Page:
May 15, 2014 @ io9
Among shelter employees, it’s considered a truism that black dogs are notoriously hard to adopt out. The workers there have a nickname for the problem – Black Dog Syndrome. No matter how sweet-natured the animal, people see the dark coat and are hesitant to adopt the pet. For employees, who have to deal with the emotional difficulty of staying with an animal being stuck at a shelter for months, or even putting it down, black dogs are always a source of potential pain.
[Even cats have a tough time getting adopted if they have black coats. A study in a Colorado shelter found that black cats were much less likely to be adopted, regardless of age or sex.]
Another photo study showed that black dogs and black cats were considered less adoptable than their lighter-colored counterparts. The people surveyed considered the lighter colors much more friendly.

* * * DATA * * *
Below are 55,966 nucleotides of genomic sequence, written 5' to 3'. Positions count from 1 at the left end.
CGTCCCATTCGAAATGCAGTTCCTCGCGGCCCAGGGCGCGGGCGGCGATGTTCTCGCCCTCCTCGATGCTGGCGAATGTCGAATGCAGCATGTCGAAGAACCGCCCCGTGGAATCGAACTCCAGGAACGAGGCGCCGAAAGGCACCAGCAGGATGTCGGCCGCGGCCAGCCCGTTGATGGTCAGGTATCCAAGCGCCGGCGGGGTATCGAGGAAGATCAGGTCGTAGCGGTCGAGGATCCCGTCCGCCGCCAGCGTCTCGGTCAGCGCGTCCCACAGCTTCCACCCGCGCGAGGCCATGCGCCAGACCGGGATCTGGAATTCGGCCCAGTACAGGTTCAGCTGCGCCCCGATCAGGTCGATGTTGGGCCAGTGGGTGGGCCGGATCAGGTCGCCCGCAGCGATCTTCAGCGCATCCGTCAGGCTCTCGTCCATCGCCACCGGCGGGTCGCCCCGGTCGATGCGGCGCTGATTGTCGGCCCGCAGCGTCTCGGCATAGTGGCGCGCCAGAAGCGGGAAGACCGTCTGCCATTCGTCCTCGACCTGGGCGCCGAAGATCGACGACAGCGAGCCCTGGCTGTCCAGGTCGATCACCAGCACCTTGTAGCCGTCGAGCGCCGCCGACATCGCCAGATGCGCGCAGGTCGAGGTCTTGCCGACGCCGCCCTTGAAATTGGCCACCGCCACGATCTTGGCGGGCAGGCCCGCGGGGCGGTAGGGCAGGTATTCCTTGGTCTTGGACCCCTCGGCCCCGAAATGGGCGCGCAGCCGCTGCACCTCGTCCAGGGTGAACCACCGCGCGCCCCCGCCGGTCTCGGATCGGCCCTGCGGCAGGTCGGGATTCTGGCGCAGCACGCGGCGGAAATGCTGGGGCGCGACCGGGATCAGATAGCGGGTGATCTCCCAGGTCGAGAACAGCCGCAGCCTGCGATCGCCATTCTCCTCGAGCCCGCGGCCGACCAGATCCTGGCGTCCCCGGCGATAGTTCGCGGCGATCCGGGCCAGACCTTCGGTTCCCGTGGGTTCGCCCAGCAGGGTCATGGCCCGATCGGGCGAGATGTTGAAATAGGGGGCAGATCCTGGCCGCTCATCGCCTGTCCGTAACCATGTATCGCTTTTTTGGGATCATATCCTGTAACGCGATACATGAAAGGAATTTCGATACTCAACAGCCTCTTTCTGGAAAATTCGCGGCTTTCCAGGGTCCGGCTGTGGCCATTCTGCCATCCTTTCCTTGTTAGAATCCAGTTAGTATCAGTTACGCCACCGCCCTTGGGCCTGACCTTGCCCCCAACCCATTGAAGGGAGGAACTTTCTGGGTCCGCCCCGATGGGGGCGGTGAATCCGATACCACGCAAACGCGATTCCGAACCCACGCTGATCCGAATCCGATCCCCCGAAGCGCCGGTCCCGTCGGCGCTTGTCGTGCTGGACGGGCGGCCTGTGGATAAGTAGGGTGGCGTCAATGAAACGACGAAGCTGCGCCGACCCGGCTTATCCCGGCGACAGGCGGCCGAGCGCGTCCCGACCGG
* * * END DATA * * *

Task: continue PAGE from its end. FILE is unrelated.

Clearly, there is a problem. People fear black dogs, particularly large ones. Humane societies and animal shelters need to either encourage people to get their dark-colored dogs spayed and neutered – emphasizing that they won’t be able to find homes for the puppies – or start a campaign to change people’s perception of dark-colored dogs.
iHueman PS: The most adorable, lovable, friendly and loyal cats and dogs we’ve ever met were, guess what, BLACK !